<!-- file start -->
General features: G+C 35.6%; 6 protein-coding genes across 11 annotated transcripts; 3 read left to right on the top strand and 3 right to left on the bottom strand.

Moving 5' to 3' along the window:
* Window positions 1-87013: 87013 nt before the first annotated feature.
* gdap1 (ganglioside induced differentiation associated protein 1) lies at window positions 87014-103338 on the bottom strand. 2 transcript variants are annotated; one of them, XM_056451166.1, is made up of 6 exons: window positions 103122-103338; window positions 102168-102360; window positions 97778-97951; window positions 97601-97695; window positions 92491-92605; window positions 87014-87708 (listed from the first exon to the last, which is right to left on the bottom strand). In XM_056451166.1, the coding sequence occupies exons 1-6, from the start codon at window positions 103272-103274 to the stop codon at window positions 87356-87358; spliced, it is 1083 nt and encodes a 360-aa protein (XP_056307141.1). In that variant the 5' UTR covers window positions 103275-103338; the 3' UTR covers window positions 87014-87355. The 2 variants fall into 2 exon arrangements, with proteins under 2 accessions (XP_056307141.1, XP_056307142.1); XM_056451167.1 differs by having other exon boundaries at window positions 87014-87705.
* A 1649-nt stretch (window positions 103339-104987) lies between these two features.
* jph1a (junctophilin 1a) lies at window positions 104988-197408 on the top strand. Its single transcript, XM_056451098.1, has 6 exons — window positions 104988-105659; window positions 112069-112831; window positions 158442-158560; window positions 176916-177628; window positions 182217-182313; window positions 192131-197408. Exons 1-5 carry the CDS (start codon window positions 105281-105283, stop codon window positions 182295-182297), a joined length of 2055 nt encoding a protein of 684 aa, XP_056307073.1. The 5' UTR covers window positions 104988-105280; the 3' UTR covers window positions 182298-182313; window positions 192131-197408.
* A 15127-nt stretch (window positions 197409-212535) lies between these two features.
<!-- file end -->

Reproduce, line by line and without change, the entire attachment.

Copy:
General features: G+C 35.6%; 6 protein-coding genes across 11 annotated transcripts; 3 read left to right on the top strand and 3 right to left on the bottom strand.

Moving 5' to 3' along the window:
* Window positions 1-87013: 87013 nt before the first annotated feature.
* gdap1 (ganglioside induced differentiation associated protein 1) lies at window positions 87014-103338 on the bottom strand. 2 transcript variants are annotated; one of them, XM_056451166.1, is made up of 6 exons: window positions 103122-103338; window positions 102168-102360; window positions 97778-97951; window positions 97601-97695; window positions 92491-92605; window positions 87014-87708 (listed from the first exon to the last, which is right to left on the bottom strand). In XM_056451166.1, the coding sequence occupies exons 1-6, from the start codon at window positions 103272-103274 to the stop codon at window positions 87356-87358; spliced, it is 1083 nt and encodes a 360-aa protein (XP_056307141.1). In that variant the 5' UTR covers window positions 103275-103338; the 3' UTR covers window positions 87014-87355. The 2 variants fall into 2 exon arrangements, with proteins under 2 accessions (XP_056307141.1, XP_056307142.1); XM_056451167.1 differs by having other exon boundaries at window positions 87014-87705.
* A 1649-nt stretch (window positions 103339-104987) lies between these two features.
* jph1a (junctophilin 1a) lies at window positions 104988-197408 on the top strand. Its single transcript, XM_056451098.1, has 6 exons — window positions 104988-105659; window positions 112069-112831; window positions 158442-158560; window positions 176916-177628; window positions 182217-182313; window positions 192131-197408. Exons 1-5 carry the CDS (start codon window positions 105281-105283, stop codon window positions 182295-182297), a joined length of 2055 nt encoding a protein of 684 aa, XP_056307073.1. The 5' UTR covers window positions 104988-105280; the 3' UTR covers window positions 182298-182313; window positions 192131-197408.
* A 15127-nt stretch (window positions 197409-212535) lies between these two features.